-- The U.S. government's National Practitioner Data Bank reports an astonishing 576 percent more anesthesia malpractice claims against doctors than against nurses.
``We recognize that organized medicine's long-running campaign to defame nurse anesthetists has secured the delay of the Medicare anesthesia final rule,'' said Hornsby. ``But here's what the doctors' self-serving efforts will cost the American public: Many hospitals will close. When this delay costs one patient access to important healthcare services, it will be one hurt patient too many.''
The May 18 proposed changes are schizophrenic in concept and application. On the one hand they would allow states to determine supervision requirements and on the other hand they would give the federal government the final say through the HHS secretary. A close examination of the proposal's specifics reveals that it harmfully politicizes healthcare decisions.
``Our position all along has been that states should decide the scope of practice of healthcare professionals through their state laws, regulations and professional boards of licensure,'' said Hornsby. ``To some degree, the rule that HHS is being told to consider supports this position and flies in the face of the anesthesiologists' efforts to eliminate any possibility of nurse anesthetists working without physician supervision.
``However, these systems come with checks and balances and accountability that would be upended and politicized by the White House's proposal to give governors decision-making authority, but with the condition that their decisions could still be overruled by a federal agency,'' he added.
Citing hospitals' support for the original final rule deferring to states on anesthesia care regulation, Hornsby said, ``Attaching a flighty gubernatorial waiver option to a Medicare reimbursement regulation imposes enormous uncertainty and risk on hospital staffing, financial, and patient care decisions.''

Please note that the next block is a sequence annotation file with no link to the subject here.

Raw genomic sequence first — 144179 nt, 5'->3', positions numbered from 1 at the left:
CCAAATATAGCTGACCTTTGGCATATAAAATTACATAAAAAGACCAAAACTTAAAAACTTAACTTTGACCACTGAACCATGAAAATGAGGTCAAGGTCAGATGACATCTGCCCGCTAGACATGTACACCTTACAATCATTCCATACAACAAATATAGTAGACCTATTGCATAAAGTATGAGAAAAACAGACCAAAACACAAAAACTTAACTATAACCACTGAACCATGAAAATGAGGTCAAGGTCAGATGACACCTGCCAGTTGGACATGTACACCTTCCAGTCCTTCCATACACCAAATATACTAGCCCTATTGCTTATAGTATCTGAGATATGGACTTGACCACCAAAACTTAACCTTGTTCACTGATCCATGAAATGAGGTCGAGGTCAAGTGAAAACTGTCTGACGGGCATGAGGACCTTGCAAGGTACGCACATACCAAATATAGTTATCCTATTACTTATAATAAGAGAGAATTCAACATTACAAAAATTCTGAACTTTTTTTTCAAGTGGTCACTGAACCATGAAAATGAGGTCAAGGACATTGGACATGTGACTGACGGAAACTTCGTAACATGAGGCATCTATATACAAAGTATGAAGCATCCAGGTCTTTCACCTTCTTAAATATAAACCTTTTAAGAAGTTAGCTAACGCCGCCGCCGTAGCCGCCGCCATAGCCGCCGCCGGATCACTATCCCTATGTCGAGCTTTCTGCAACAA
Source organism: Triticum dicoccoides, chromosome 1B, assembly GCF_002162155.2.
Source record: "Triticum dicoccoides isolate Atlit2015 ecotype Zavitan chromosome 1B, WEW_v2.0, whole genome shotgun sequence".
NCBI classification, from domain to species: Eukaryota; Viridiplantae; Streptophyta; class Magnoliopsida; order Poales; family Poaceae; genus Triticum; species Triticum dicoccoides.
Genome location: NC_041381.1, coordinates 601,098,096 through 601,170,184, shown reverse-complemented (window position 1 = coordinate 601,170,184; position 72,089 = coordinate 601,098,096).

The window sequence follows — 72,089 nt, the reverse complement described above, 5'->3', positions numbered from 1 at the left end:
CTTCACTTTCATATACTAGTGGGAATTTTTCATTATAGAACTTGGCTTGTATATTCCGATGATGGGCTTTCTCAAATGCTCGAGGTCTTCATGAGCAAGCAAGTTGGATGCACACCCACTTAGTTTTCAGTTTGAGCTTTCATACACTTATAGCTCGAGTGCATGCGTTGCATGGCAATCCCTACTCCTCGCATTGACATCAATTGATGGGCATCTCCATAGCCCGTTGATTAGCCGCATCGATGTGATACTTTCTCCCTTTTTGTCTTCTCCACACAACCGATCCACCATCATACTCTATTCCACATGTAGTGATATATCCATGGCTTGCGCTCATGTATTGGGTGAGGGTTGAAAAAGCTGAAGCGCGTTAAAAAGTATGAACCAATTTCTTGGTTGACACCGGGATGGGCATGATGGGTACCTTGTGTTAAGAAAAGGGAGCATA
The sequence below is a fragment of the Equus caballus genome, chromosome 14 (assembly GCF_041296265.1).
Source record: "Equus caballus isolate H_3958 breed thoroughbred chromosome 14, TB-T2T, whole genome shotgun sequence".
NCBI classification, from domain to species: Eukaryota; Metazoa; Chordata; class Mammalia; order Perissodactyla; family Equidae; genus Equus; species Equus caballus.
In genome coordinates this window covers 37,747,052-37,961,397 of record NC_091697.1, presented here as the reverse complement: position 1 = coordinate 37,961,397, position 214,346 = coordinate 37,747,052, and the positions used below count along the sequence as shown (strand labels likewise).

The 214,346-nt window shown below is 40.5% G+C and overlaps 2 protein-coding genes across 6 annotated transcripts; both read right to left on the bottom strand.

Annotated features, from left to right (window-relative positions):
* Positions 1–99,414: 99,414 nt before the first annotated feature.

Study Would Discriminate Against Nurse Anesthetists
Hornsby also criticized the Bush-proposed anesthesia-care study because it appears it would examine ``CRNA practices'' only and not the practices of anesthesiologists.
``Why favor one qualified licensed healthcare professional group over another? In suggesting further 'study' of CRNA practices, perhaps HHS should also study anesthesiologists to determine the extent of Medicare fraud in 'medical direction' cases,'' said Hornsby. ``Perhaps an inquiry should be made as to why many anesthesiologists are not board certified or why they are not required by their profession to meet the continuing education and recertification requirements demanded of and met by nurse anesthetists.''
Noting that the Bush administration's delay and proposed changes address political issues and not patient safety, Hornsby said, ``We believe the administration was duped by the anesthesiologists into taking the irresponsible action of overturning a lawful and safe final rule. We urge the administration to reverse course, reject the approach to a proposed rule that jeopardizes patient access to critical healthcare services and discriminates against nurse anesthetists, and permit the Medicare anesthesia final rule to take effect.''
About the American Association of Nurse Anesthetists
Founded in 1931 and located in Park Ridge, Ill., AANA is the professional organization for approximately 28,000 Certified Registered Nurse Anesthetists (CRNAs). As advanced practice nurses, CRNAs administer 65 percent of the 26 million anesthetics delivered in the United States each year. CRNAs practice in every setting where anesthesia is available and are the sole anesthesia providers in more than two thirds of all rural hospitals.